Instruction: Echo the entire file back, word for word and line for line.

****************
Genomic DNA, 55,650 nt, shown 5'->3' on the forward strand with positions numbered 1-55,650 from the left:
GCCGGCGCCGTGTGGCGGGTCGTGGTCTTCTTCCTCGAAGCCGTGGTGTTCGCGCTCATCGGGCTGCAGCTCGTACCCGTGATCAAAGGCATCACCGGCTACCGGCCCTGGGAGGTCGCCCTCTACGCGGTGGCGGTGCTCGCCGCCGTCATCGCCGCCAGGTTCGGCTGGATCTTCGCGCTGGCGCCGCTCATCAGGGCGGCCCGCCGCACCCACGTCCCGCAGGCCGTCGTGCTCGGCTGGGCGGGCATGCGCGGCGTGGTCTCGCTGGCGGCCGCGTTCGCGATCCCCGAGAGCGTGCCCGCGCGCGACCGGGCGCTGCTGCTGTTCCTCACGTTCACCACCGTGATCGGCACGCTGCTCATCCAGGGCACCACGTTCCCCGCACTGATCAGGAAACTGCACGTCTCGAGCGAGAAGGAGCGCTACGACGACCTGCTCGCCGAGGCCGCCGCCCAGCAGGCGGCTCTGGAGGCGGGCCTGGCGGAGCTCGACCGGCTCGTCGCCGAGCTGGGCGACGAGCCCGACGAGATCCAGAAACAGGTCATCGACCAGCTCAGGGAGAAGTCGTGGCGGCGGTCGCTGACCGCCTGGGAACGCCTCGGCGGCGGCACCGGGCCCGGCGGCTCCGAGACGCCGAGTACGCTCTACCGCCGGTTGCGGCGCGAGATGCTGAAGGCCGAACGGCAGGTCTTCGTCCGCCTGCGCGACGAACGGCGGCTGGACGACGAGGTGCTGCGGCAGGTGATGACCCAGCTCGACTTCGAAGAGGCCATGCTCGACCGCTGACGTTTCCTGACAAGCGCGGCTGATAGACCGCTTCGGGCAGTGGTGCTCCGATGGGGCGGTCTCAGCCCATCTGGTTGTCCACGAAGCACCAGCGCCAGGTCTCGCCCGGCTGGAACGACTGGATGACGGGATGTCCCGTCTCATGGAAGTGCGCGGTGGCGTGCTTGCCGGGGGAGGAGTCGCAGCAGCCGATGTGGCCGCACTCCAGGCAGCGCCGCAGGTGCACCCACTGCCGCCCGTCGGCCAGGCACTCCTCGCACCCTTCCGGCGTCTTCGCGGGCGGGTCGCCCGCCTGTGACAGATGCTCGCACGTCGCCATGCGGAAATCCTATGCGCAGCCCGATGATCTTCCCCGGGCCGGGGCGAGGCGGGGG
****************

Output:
Genomic DNA, 55,650 nt, shown 5'->3' on the forward strand with positions numbered 1-55,650 from the left:
GCCGGCGCCGTGTGGCGGGTCGTGGTCTTCTTCCTCGAAGCCGTGGTGTTCGCGCTCATCGGGCTGCAGCTCGTACCCGTGATCAAAGGCATCACCGGCTACCGGCCCTGGGAGGTCGCCCTCTACGCGGTGGCGGTGCTCGCCGCCGTCATCGCCGCCAGGTTCGGCTGGATCTTCGCGCTGGCGCCGCTCATCAGGGCGGCCCGCCGCACCCACGTCCCGCAGGCCGTCGTGCTCGGCTGGGCGGGCATGCGCGGCGTGGTCTCGCTGGCGGCCGCGTTCGCGATCCCCGAGAGCGTGCCCGCGCGCGACCGGGCGCTGCTGCTGTTCCTCACGTTCACCACCGTGATCGGCACGCTGCTCATCCAGGGCACCACGTTCCCCGCACTGATCAGGAAACTGCACGTCTCGAGCGAGAAGGAGCGCTACGACGACCTGCTCGCCGAGGCCGCCGCCCAGCAGGCGGCTCTGGAGGCGGGCCTGGCGGAGCTCGACCGGCTCGTCGCCGAGCTGGGCGACGAGCCCGACGAGATCCAGAAACAGGTCATCGACCAGCTCAGGGAGAAGTCGTGGCGGCGGTCGCTGACCGCCTGGGAACGCCTCGGCGGCGGCACCGGGCCCGGCGGCTCCGAGACGCCGAGTACGCTCTACCGCCGGTTGCGGCGCGAGATGCTGAAGGCCGAACGGCAGGTCTTCGTCCGCCTGCGCGACGAACGGCGGCTGGACGACGAGGTGCTGCGGCAGGTGATGACCCAGCTCGACTTCGAAGAGGCCATGCTCGACCGCTGACGTTTCCTGACAAGCGCGGCTGATAGACCGCTTCGGGCAGTGGTGCTCCGATGGGGCGGTCTCAGCCCATCTGGTTGTCCACGAAGCACCAGCGCCAGGTCTCGCCCGGCTGGAACGACTGGATGACGGGATGTCCCGTCTCATGGAAGTGCGCGGTGGCGTGCTTGCCGGGGGAGGAGTCGCAGCAGCCGATGTGGCCGCACTCCAGGCAGCGCCGCAGGTGCACCCACTGCCGCCCGTCGGCCAGGCACTCCTCGCACCCTTCCGGCGTCTTCGCGGGCGGGTCGCCCGCCTGTGACAGATGCTCGCACGTCGCCATGCGGAAATCCTATGCGCAGCCCGATGATCTTCCCCGGGCCGGGGCGAGGCGGGGG